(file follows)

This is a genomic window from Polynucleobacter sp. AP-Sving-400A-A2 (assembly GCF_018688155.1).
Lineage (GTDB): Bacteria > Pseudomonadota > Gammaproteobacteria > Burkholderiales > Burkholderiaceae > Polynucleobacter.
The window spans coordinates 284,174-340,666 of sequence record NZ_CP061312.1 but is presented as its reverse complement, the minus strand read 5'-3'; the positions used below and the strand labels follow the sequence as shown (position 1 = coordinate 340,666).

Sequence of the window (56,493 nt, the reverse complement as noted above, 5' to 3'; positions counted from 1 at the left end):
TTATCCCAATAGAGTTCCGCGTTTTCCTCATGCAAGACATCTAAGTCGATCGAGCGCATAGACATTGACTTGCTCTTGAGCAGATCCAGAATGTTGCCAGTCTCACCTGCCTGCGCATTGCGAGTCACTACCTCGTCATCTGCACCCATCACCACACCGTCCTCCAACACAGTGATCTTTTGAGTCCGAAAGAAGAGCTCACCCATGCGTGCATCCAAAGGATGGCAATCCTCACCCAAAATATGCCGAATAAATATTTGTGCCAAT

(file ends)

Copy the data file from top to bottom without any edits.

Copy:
This is a genomic window from Polynucleobacter sp. AP-Sving-400A-A2 (assembly GCF_018688155.1).
Lineage (GTDB): Bacteria > Pseudomonadota > Gammaproteobacteria > Burkholderiales > Burkholderiaceae > Polynucleobacter.
The window spans coordinates 284,174-340,666 of sequence record NZ_CP061312.1 but is presented as its reverse complement, the minus strand read 5'-3'; the positions used below and the strand labels follow the sequence as shown (position 1 = coordinate 340,666).

Sequence of the window (56,493 nt, the reverse complement as noted above, 5' to 3'; positions counted from 1 at the left end):
TTATCCCAATAGAGTTCCGCGTTTTCCTCATGCAAGACATCTAAGTCGATCGAGCGCATAGACATTGACTTGCTCTTGAGCAGATCCAGAATGTTGCCAGTCTCACCTGCCTGCGCATTGCGAGTCACTACCTCGTCATCTGCACCCATCACCACACCGTCCTCCAACACAGTGATCTTTTGAGTCCGAAAGAAGAGCTCACCCATGCGTGCATCCAAAGGATGGCAATCCTCACCCAAAATATGCCGAATAAATATTTGTGCCAAT